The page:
Alaska Digest

Posted: Monday, May 23, 2005

Searchers look for girl who fell from ice

ANCHORAGE - Searchers were looking Sunday for a 6-year-old Diomede girl who fell into the water at the edge of the village.

The girl, whose name was not released, was playing on ice with other children when she fell off shortly before 5:30 p.m. Saturday, Alaska State Troopers said. Part of the ice was deteriorating and a strong current flowed through, troopers said.

Troopers and Nome search and rescue volunteers helped look for the girl and villagers drilled holes in the ice. Some clothing was found.

Searchers had found no sign of the girl as of late Sunday afternoon, villagers said.

Diomede is located on the western coast of Little Diomede Island about 135 miles northwest of Nome.

Fort Wainwright yard sales draw bargain hunters

FAIRBANKS - Bargain hunters flocked to Fort Wainwright this weekend for a giant basewide yard sale.

Among the wares to be found Saturday were furniture, tools, toys, lava lamps and a wedding dress.

At neighborhoods throughout the post, it was hard to tell who was happier, the shoppers or the sellers.

By lunchtime, Lt. Col. Cameron Carlson and his wife, Debbie, had sold a bike, drill press, band saw, trailer and Jeep engine, as well as a range of household items and furniture.

Three friends who teamed up to make the most of the sale giggled and joked as they carried off a wooden hutch desk from the Carlsons' sale collection.

With maps provided at the entrance gate, the trio started their bargain hunting together at 7:45 a.m., keeping in touch via cell phones as they searched out the best buys in different housing neighborhoods.

"They used me for my van," Sarah Tomarchio joked as the three emptied the van of a dining room table and a couple of chairs purchased earlier to make room for the hutch.

Alison Labrador spent $35 for the hutch and $50 for the table and four chairs. Tomarchio was happy with her buy of three dressers for $35 and Paula Minnich was looking forward to trying out her newly acquired $30 saw.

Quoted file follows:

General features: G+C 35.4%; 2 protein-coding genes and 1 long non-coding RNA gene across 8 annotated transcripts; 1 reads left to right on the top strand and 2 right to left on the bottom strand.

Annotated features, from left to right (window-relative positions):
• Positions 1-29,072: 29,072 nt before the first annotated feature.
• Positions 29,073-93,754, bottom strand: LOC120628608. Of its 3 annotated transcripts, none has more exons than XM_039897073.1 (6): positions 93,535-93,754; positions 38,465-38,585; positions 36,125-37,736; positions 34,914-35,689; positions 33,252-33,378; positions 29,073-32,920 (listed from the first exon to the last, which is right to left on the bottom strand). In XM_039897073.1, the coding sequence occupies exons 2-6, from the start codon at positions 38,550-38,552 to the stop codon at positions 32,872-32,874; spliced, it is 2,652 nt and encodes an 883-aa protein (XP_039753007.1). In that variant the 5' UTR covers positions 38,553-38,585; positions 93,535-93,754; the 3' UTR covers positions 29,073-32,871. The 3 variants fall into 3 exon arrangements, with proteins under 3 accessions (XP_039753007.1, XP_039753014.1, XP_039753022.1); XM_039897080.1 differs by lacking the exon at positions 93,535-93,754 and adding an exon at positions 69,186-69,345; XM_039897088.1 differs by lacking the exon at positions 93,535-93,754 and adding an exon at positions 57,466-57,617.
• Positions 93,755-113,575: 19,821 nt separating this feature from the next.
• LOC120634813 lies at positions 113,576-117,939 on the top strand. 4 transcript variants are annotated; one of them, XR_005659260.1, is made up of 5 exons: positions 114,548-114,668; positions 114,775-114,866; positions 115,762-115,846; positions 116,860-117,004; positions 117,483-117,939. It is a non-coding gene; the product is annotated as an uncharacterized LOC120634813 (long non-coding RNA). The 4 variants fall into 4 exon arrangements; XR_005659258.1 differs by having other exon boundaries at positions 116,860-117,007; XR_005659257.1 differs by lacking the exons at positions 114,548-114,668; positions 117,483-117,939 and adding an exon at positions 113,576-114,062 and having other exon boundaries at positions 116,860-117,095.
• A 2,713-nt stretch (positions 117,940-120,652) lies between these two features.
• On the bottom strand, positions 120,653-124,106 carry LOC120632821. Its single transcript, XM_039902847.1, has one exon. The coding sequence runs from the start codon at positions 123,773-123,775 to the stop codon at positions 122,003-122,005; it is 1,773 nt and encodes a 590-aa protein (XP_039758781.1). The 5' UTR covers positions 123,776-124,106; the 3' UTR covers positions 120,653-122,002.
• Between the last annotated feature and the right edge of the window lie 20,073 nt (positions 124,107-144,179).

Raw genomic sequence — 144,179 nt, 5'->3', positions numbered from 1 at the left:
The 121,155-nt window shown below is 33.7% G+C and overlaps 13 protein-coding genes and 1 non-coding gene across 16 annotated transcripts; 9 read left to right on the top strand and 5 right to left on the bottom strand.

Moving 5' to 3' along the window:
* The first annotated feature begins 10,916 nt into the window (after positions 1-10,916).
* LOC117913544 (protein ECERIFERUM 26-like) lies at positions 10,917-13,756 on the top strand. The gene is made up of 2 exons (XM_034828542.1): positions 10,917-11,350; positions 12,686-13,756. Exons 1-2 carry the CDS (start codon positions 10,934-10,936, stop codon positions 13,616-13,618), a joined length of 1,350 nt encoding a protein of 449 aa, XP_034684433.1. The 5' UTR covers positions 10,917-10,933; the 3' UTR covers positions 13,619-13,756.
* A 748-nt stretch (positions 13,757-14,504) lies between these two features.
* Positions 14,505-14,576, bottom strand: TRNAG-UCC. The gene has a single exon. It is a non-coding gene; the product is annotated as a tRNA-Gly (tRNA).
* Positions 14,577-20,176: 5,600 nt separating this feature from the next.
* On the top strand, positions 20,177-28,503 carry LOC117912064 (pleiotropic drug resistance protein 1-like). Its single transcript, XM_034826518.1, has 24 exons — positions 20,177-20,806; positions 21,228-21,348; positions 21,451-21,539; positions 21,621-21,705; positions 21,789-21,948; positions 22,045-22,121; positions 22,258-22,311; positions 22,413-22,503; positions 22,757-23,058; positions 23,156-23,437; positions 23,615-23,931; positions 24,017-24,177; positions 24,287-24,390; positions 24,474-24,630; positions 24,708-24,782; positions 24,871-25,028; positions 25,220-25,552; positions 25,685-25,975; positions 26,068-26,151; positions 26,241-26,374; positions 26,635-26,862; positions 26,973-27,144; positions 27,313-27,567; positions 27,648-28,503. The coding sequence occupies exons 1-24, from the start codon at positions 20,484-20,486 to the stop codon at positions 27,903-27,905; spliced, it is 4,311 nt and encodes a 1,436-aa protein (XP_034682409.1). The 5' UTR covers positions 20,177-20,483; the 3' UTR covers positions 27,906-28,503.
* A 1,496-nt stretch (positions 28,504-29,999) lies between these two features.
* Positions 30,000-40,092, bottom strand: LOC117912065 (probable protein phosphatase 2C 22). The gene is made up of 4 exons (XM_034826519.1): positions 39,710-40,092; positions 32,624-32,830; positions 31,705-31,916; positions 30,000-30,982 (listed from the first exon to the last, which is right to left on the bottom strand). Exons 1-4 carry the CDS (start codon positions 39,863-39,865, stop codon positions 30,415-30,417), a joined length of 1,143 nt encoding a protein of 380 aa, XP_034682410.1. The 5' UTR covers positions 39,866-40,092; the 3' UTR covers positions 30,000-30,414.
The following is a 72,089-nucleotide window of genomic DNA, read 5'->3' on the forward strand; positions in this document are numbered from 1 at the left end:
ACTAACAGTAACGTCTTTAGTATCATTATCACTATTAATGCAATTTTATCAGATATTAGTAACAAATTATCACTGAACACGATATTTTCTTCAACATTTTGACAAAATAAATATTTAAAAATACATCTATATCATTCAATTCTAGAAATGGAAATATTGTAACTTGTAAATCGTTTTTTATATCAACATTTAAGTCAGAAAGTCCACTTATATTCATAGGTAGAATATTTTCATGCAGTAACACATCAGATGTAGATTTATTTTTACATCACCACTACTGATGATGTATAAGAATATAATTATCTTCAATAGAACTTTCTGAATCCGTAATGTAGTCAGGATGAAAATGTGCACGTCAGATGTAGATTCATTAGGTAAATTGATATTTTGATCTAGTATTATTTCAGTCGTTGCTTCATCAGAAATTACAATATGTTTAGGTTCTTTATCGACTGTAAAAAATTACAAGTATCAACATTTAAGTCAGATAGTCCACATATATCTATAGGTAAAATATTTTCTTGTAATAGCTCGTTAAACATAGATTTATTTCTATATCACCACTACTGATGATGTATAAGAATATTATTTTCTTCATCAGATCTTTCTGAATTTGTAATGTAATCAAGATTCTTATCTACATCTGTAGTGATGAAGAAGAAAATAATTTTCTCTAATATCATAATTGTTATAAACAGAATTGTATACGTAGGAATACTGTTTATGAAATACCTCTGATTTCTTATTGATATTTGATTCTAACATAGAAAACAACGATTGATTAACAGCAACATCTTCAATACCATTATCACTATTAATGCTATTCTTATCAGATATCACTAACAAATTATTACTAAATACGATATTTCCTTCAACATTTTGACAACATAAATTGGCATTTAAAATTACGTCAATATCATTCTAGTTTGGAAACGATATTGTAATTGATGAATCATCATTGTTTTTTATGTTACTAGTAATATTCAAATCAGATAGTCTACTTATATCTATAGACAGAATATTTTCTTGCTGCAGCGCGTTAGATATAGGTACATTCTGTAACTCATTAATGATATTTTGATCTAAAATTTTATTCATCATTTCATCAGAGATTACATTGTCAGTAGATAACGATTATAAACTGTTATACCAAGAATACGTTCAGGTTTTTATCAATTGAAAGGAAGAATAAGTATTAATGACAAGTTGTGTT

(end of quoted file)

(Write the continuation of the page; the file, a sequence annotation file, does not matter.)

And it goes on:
Woman dies in Salcha fire

ANCHORAGE - A Salcha woman died Sunday when a fire swept through her trailer home, Alaska State Troopers said.

Tina Stomp, 45, was unable to escape from the burning trailer and her remains were found after the fire was extinguished, troopers said.

Troopers and fire crews were called to the scene near mile 332 of the Richardson Highway and found the structure in flames.

Kristoffer Stomp, 27, told authorities he woke up to the sound of his mother screaming at about 8:30 a.m. and discovered the fire quickly spreading near a wood-burning stove.

Kristoffer Stomp jumped out a window, according to troopers. Another man, 55-year-old Maurice Mills of Salcha, also escaped through a window.

University president chosen to articulate Eielson cause

FAIRBANKS - University of Alaska President Mark Hamilton has been chosen as the local voice to champion the cause of Eielson Air Force Base.

Hamilton will make the state's case next month before an independent commission in charge of reviewing the Department of Defense's list of recommended reductions and realignments.

Hamilton will share the spotlight with Sen. Ted Stevens, who plans to make a special trip to Fairbanks on June 15 to testify before the commission.

The Base Realignment and Closure Commission Chairman Anthony Principi and two other commissioners are expected to attend the June 15 meeting. Congress appointed the commission to review Pentagon recommendations.

BRAC representatives will visit a total of 16 cities. In addition, an analyst will visit each city ahead of the commission to gather information. A date for that visit has not been scheduled.

In addition to Hamilton and Stevens, Gov. Frank Murkowski and his daughter, U.S. Sen. Lisa Murkowski, are expected to attend.

Hamilton was chosen at a meeting called Friday by Fairbanks North Star Borough Mayor Jim Whitaker. Also Friday, the borough hired The Lundquist Group to lobby on behalf of the Fairbanks area.

Dozens turn out for refuge cleanup day

KENAI - Each spring, a winter's worth of litter is unveiled along roadways crossing the Kenai National Wildlife Refuge, but this year refuge manager Robin West decided to hold a cleanup day.

Dozens of people responded to the call to help pick up bag loads of trash Friday.

Refuge workers got the day off from their normal duties to grab some garbage bags and search for discarded beer cans and coffee cups. Volunteers also pitched in, bringing the total of garbage collectors to about 75.

John Morton, a biologist at the 1.9 million-acre refuge, said the idea was to show how strongly refuge employees feel about keeping the area clean and natural.

"We thought we'd put our money where our mouth is," said Morton, who scoured a stretch of the Sterling Highway with federal colleagues Toby Burke and Bill Larned.

Much of the trash collected Friday was litter, although Burke said he also found a fair share of "car parts that fell off after striking moose."



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